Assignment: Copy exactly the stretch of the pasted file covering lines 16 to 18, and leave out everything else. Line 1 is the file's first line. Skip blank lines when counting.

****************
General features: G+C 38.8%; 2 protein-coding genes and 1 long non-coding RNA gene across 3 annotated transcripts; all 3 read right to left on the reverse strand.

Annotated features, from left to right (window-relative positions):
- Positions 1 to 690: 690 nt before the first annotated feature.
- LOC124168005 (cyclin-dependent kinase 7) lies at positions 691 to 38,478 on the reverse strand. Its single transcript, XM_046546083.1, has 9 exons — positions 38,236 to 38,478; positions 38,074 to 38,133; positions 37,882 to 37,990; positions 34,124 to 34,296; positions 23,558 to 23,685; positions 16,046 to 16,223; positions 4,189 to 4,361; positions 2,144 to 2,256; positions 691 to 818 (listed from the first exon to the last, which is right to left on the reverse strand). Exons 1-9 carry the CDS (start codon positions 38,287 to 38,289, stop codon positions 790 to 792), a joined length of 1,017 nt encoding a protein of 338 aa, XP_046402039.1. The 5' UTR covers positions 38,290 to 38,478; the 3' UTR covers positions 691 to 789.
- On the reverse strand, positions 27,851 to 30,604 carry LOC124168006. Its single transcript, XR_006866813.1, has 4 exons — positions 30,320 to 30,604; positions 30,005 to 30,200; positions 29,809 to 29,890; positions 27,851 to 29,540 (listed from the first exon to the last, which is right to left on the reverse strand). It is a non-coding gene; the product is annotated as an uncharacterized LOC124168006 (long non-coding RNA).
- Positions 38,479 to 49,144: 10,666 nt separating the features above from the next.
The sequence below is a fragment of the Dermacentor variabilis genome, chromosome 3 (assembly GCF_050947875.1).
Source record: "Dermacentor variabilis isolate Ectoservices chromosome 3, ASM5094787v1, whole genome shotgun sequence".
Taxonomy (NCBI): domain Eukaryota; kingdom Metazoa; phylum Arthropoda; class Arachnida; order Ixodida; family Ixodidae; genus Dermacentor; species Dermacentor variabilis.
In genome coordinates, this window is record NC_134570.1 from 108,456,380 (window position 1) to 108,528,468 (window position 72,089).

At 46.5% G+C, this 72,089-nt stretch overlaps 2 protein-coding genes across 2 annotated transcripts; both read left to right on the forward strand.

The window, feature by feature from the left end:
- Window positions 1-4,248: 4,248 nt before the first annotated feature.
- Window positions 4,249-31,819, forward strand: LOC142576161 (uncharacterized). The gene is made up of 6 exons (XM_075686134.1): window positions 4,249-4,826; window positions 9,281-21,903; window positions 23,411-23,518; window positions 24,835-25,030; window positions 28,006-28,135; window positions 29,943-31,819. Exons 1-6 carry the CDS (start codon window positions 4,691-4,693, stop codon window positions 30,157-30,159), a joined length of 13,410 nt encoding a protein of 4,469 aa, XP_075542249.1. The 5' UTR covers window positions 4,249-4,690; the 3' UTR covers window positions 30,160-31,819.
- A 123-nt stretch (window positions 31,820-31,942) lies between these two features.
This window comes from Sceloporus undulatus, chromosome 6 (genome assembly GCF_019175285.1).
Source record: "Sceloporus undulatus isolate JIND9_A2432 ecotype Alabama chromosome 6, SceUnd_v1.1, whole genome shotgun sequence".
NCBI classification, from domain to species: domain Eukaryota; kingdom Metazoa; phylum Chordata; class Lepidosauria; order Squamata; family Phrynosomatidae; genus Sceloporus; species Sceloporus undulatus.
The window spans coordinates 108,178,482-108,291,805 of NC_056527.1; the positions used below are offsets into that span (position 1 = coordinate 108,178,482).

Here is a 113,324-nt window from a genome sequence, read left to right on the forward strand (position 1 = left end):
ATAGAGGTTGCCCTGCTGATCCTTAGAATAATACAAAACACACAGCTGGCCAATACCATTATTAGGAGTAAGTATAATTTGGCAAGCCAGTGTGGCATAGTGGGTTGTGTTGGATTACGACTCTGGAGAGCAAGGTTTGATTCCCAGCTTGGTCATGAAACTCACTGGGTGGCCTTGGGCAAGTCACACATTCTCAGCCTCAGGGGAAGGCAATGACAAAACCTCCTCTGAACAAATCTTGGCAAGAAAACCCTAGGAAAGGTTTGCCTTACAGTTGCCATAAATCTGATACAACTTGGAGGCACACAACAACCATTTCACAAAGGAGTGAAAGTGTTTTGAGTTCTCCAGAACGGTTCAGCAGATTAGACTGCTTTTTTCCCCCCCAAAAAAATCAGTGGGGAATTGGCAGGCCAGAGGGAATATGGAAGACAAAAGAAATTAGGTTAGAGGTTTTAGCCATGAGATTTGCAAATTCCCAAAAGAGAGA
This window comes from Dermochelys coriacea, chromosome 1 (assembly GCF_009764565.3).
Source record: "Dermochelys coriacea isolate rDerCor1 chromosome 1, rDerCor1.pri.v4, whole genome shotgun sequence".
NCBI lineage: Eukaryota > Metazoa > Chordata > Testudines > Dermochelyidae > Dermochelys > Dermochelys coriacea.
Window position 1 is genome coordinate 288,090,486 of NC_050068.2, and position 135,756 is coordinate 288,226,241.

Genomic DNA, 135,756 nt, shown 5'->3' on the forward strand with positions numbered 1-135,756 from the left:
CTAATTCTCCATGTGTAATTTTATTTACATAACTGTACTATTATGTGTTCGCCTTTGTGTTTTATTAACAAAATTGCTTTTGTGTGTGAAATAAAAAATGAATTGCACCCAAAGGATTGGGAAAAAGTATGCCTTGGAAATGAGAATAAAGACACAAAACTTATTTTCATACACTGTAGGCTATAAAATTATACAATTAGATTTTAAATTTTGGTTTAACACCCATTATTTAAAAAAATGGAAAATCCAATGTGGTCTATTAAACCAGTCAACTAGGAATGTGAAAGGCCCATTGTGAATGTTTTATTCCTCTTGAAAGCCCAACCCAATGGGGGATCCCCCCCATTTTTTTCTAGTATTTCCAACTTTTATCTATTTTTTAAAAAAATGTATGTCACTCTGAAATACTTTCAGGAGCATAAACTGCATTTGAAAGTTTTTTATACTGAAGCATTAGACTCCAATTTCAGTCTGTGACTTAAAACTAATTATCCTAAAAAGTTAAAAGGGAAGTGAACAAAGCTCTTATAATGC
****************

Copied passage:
This window comes from Sceloporus undulatus, chromosome 6 (genome assembly GCF_019175285.1).
Source record: "Sceloporus undulatus isolate JIND9_A2432 ecotype Alabama chromosome 6, SceUnd_v1.1, whole genome shotgun sequence".
NCBI classification, from domain to species: domain Eukaryota; kingdom Metazoa; phylum Chordata; class Lepidosauria; order Squamata; family Phrynosomatidae; genus Sceloporus; species Sceloporus undulatus.